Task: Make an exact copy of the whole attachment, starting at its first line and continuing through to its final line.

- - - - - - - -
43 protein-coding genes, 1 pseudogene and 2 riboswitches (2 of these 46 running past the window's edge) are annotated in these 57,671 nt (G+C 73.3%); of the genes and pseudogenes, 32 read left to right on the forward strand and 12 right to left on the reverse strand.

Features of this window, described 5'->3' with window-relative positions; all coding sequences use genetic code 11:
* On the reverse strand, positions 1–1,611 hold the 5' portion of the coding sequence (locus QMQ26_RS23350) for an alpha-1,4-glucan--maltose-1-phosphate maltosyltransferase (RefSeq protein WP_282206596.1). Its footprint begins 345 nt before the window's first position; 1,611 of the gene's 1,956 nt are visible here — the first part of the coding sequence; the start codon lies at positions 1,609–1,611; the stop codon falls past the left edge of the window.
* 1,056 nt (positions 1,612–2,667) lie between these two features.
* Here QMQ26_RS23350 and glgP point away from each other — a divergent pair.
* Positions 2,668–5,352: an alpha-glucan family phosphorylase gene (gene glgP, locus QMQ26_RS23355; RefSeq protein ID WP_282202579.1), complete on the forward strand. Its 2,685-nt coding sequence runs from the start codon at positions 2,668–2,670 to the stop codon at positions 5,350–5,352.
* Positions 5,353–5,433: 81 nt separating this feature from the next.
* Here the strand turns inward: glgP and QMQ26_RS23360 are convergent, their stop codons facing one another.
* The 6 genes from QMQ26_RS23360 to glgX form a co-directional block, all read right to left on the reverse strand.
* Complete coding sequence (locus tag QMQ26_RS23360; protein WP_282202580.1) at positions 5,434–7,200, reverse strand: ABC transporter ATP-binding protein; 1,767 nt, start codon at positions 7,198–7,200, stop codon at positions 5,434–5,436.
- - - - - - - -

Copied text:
43 protein-coding genes, 1 pseudogene and 2 riboswitches (2 of these 46 running past the window's edge) are annotated in these 57,671 nt (G+C 73.3%); of the genes and pseudogenes, 32 read left to right on the forward strand and 12 right to left on the reverse strand.

Features of this window, described 5'->3' with window-relative positions; all coding sequences use genetic code 11:
* On the reverse strand, positions 1–1,611 hold the 5' portion of the coding sequence (locus QMQ26_RS23350) for an alpha-1,4-glucan--maltose-1-phosphate maltosyltransferase (RefSeq protein WP_282206596.1). Its footprint begins 345 nt before the window's first position; 1,611 of the gene's 1,956 nt are visible here — the first part of the coding sequence; the start codon lies at positions 1,609–1,611; the stop codon falls past the left edge of the window.
* 1,056 nt (positions 1,612–2,667) lie between these two features.
* Here QMQ26_RS23350 and glgP point away from each other — a divergent pair.
* Positions 2,668–5,352: an alpha-glucan family phosphorylase gene (gene glgP, locus QMQ26_RS23355; RefSeq protein ID WP_282202579.1), complete on the forward strand. Its 2,685-nt coding sequence runs from the start codon at positions 2,668–2,670 to the stop codon at positions 5,350–5,352.
* Positions 5,353–5,433: 81 nt separating this feature from the next.
* Here the strand turns inward: glgP and QMQ26_RS23360 are convergent, their stop codons facing one another.
* The 6 genes from QMQ26_RS23360 to glgX form a co-directional block, all read right to left on the reverse strand.
* Complete coding sequence (locus tag QMQ26_RS23360; protein WP_282202580.1) at positions 5,434–7,200, reverse strand: ABC transporter ATP-binding protein; 1,767 nt, start codon at positions 7,198–7,200, stop codon at positions 5,434–5,436.